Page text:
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, 99 A. 800. It was stated in Tucker v. American Car & Foundry Co., 218 Pa. 323, 326, 67 A. 616, to be a general rule that "... mere omission [in a charge to a jury] to say what might have been properly said, cannot be treated as reversible error when no points were submitted to the court below asking for specific instructions." Nor may a party sit by silent, and take his chances on a verdict and then, if it is adverse, complain of a matter which, if erroneous, could have been dissipated timely by the court's prompt rectification of the charge. Commonwealth v. Razmus, 210 Pa. 609, 611, 60 A. 264.
Moreover, we have expressly ruled that failure of a trial court to charge with respect to the restricted evidentiary use of consonant-statement testimony does not constitute basic and fundamental error where the complaining party neither requested cognate instruction nor called to the court's attention the absence of such instruction. What we said in this connection in Risbon v. Cottom, supra (pp. 163-164), is so peculiarly apposite here as to justify quotation therefrom at length: "The appellant further complains that the trial court did not instruct the jury that the State policeman's testimony in rebuttal as to what Cottom had told him in the hospital a week after the accident concerning the manner of its occurrence was not substantive proof of the facts therein contained but was designed merely to support Cottom's credibility against the imputation that his testimony at trial respecting the happening of the accident was a recent fabrication. Such an instruction should, of course, have been given: see, e.g., Lyke v. Lehigh Valley Railroad Co., supra, at p. 51. But, counsel for appellant stood silently by and made no request for an instruction in such regard even when, at the conclusion of the charge, the learned trial judge specifically inquired whether he had 'missed anything as a matter of law' and, again, repeated the inquiry.
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'The rule that an appellate court will not grant a new trial on the ground of inadequacy unless there is omission of something basic or fundamental, is especially applicable where the complaining party was invited to suggest additions to or modifications of the charge and remained silent': Pryor v. Chambersburg Oil and Gas Company, 376 Pa. 521, 530, 531, 103 A.2d 425. Not only did counsel for appellant make no response to the trial judge's repeated inquiry but, in subsequently excepting to the charge, he failed to call to the court's attention that it had not explained to the jury the scope and purpose of the State policeman's testimony in rebuttal embracing Cottom's prior consonant statement." The parallel furnished by the instant case is striking.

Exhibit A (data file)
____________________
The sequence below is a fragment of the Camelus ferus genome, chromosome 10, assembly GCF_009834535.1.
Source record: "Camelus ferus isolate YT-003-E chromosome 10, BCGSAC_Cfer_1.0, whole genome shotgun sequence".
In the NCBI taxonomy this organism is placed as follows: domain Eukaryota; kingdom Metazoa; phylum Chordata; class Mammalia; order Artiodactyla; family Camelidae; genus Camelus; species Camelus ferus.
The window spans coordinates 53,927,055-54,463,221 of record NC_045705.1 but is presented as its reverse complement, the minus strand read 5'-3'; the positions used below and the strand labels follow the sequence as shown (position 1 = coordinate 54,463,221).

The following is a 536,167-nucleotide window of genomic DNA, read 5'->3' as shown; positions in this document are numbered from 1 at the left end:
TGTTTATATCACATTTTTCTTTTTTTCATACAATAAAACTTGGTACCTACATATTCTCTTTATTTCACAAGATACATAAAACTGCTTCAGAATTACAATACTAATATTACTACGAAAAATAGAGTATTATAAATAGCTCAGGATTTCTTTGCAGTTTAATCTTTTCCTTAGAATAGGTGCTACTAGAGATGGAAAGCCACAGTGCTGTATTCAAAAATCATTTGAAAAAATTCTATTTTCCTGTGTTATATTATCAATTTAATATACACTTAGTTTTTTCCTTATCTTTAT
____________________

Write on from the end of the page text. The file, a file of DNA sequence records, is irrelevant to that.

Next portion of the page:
The record on this appeal does not entitle the defendant to an after-verdict advantage because of a procedural and uncomplained of oversight at trial in connection with the consonant-statement testimony especially since it had been made competent only because of the impeaching nature of the cross-examination to which the plaintiff had been subjected and for which the defendant was solely responsible. In short, except for the discrediting insinuations of the cross-examination of the plaintiff, his son's testimony would have been inadmissible hearsay. But, having been properly admitted in evidence, it was peculiarly incumbent upon the defendant to be alert in guarding against its possible use in transgression of its rightful purpose. Indeed, it was not defendant's counsel who raised the question below for which the court granted a new trial. It was the court itself acting out of a mistaken conception of required caution.
The jurors could not have been at any misunderstanding concerning the testimony of the plaintiff's son. They were all well aware that he had not witnessed the accident. The court below expressly so recognized